How To Prevent Muscle Fatigue From Training

Muscle fatigue from training is common among athletes who undergo long, intense sessions. Let’s see together why it happens and how to deal with it.
How to prevent training muscle fatigue

Training muscle fatigue is common among athletes, especially among those who play high intensity sports or who perform repetitive and tiring sessions. In this article, we talk about muscle fatigue: why it happens and how to prevent it.

Muscle fatigue refers to the inability of one or more muscles to perform an activity. In these cases, the muscle cells become exhausted and can no longer respond to the body’s orders to perform an action.

In general, this is not about permanent damage or injury. Fatigue manifests itself by limiting functional capacity for a certain period, as it leaves the muscles without strength and power.

Although it can occur for reasons other than sports, training muscle fatigue is typical of those who train constantly. Fortunately, there are action protocols for athletes that recognize the symptoms of fatigue, so they can continue training, but at a different pace.

The chemical causes of training muscle fatigue are all linked to external causes. In addition to exercise, other risk factors are an inadequate diet, dehydration, not stretching and poor or poor sleep.

Chemical causes of muscle fatigue

Lactic acid is the main culprit of muscle fatigue. Scientific studies have shown that reducing the pH inside the muscle transforms lactate into lactic acid, which affects its functionality.

The mechanism of muscle contraction, essential for exercise, has two components: the nervous system and muscle fibers. The former sends the orders corresponding to the latter to perform a certain action.

Woman feeling tired during sports.

When the contraction is repeated intensely, changes occur within the muscle cells, including a decrease in pH. PH is used to measure the degree of acidity of a substance. The lower the pH, the higher the acidity recorded.

In the face of intense and repeated muscle contractions, the pH decreases. We can go from a pH with a “neutral” number 7 at the beginning of the exercise to a pH of 6.2 at the end. This means that the insides of the muscles become acidic.

Along with acidification , intense exercise increases the amount of inorganic phosphate and lowers calcium levels. In acidic environments, the muscle cell fails and cannot contract without calcium.

That’s where training muscle fatigue comes from. In short, muscle fibers stop responding because they are not in the ideal chemical conditions to perform a contraction.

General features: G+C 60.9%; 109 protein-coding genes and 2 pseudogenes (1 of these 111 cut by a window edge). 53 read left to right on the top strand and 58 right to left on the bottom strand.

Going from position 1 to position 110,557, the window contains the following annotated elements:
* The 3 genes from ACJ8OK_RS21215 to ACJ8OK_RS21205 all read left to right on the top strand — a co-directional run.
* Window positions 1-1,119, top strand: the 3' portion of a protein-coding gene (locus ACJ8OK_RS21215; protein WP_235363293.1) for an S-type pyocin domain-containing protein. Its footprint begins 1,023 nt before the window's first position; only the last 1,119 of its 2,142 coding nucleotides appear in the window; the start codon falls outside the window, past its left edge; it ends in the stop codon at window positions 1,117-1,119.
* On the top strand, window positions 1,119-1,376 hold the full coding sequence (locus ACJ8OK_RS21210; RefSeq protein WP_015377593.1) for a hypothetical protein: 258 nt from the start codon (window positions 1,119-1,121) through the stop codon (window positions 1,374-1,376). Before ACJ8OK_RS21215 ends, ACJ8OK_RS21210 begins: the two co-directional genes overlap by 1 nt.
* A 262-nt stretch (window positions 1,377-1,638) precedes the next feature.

How to avoid muscle fatigue

To prevent muscle fatigue, it is essential to adopt a series of measures that counteract the lack of strength and power of the muscle. However, once a case of muscle fatigue is diagnosed, it is difficult to achieve immediate recovery, but loss of function, pain and cramps can be reduced.

Among the most useful measures we can take are:

  • Baths in cold water : if possible, tired muscles should be immersed in very cold water. Some recommend alternating hot water with cold water baths to stimulate the contraction-relaxation processes.
  • Rest : Rest is essential to heal from muscle fatigue. In fact, forcing the muscle is counterproductive and could even cause injury. Rest periods are also important to avoid the consequences of overtraining.
  • Massages : massages on the affected muscles are very useful: the fibers relax and deflate.
Leg massages.
  • Carbohydrate Diet : Muscle consumes sugar to perform exercise, which provides immediate energy. In the face of intense exercises, they are the source of contractile force. Muscle fatigue occurs because sugar deposits are lacking, so it is recommended to consume carbohydrate-rich foods after exercise.

Diet for training: a fundamental factor

The athlete’s diet is essential to prevent muscle fatigue. In fact, the muscles contract thanks to the substances we eat and muscle fatigue is closely linked to bad eating habits.

Both during the post-exercise phase and as a preventative measure, taking certain nutrients helps prevent pain and fatigue. The priority will be proteins, carbohydrates, omega 3 and omega 6 fatty acids and magnesium.

As for fruit, bananas and citrus fruits are the most recommended. Dried fruits and nuts are also capable of providing large amounts of energy and nutrients.

Finally, carbohydrates, as we have already explained, are the ideal energy supplement to replenish the glucose deposits that promote contraction. In any case, in case of doubts, the ideal is to consult a nutritionist who can recommend a personalized diet based on the type of training.

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